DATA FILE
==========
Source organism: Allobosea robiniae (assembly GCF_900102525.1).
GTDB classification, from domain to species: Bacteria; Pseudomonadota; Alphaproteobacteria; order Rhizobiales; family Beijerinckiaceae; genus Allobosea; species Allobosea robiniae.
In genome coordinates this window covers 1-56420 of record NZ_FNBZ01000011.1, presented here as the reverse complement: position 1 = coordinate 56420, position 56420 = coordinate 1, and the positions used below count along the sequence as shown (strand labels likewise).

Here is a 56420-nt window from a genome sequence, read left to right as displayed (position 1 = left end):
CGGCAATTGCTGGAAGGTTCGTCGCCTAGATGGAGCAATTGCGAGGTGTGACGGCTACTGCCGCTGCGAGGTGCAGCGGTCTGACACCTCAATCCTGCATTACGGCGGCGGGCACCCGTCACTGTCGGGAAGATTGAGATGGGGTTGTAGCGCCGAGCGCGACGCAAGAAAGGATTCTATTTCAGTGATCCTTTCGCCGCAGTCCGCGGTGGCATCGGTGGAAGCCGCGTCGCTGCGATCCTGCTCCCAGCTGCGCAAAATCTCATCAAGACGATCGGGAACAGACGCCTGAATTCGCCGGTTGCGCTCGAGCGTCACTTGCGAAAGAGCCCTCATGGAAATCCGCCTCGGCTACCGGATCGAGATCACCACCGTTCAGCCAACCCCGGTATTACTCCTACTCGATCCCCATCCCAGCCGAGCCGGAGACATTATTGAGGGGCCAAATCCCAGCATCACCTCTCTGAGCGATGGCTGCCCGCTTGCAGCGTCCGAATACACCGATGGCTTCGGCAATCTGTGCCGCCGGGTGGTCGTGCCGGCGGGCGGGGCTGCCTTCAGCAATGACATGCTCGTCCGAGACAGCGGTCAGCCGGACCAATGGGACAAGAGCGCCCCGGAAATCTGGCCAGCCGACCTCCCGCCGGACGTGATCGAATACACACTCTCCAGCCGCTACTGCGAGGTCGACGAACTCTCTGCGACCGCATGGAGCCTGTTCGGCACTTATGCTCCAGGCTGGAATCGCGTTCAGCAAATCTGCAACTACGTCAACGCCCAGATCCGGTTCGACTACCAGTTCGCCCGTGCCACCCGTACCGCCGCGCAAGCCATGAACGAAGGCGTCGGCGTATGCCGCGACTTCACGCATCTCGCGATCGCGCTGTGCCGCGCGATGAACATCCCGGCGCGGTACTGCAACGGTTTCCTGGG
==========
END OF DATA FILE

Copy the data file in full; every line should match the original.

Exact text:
Source organism: Allobosea robiniae (assembly GCF_900102525.1).
GTDB classification, from domain to species: Bacteria; Pseudomonadota; Alphaproteobacteria; order Rhizobiales; family Beijerinckiaceae; genus Allobosea; species Allobosea robiniae.
In genome coordinates this window covers 1-56420 of record NZ_FNBZ01000011.1, presented here as the reverse complement: position 1 = coordinate 56420, position 56420 = coordinate 1, and the positions used below count along the sequence as shown (strand labels likewise).

Here is a 56420-nt window from a genome sequence, read left to right as displayed (position 1 = left end):
CGGCAATTGCTGGAAGGTTCGTCGCCTAGATGGAGCAATTGCGAGGTGTGACGGCTACTGCCGCTGCGAGGTGCAGCGGTCTGACACCTCAATCCTGCATTACGGCGGCGGGCACCCGTCACTGTCGGGAAGATTGAGATGGGGTTGTAGCGCCGAGCGCGACGCAAGAAAGGATTCTATTTCAGTGATCCTTTCGCCGCAGTCCGCGGTGGCATCGGTGGAAGCCGCGTCGCTGCGATCCTGCTCCCAGCTGCGCAAAATCTCATCAAGACGATCGGGAACAGACGCCTGAATTCGCCGGTTGCGCTCGAGCGTCACTTGCGAAAGAGCCCTCATGGAAATCCGCCTCGGCTACCGGATCGAGATCACCACCGTTCAGCCAACCCCGGTATTACTCCTACTCGATCCCCATCCCAGCCGAGCCGGAGACATTATTGAGGGGCCAAATCCCAGCATCACCTCTCTGAGCGATGGCTGCCCGCTTGCAGCGTCCGAATACACCGATGGCTTCGGCAATCTGTGCCGCCGGGTGGTCGTGCCGGCGGGCGGGGCTGCCTTCAGCAATGACATGCTCGTCCGAGACAGCGGTCAGCCGGACCAATGGGACAAGAGCGCCCCGGAAATCTGGCCAGCCGACCTCCCGCCGGACGTGATCGAATACACACTCTCCAGCCGCTACTGCGAGGTCGACGAACTCTCTGCGACCGCATGGAGCCTGTTCGGCACTTATGCTCCAGGCTGGAATCGCGTTCAGCAAATCTGCAACTACGTCAACGCCCAGATCCGGTTCGACTACCAGTTCGCCCGTGCCACCCGTACCGCCGCGCAAGCCATGAACGAAGGCGTCGGCGTATGCCGCGACTTCACGCATCTCGCGATCGCGCTGTGCCGCGCGATGAACATCCCGGCGCGGTACTGCAACGGTTTCCTGGG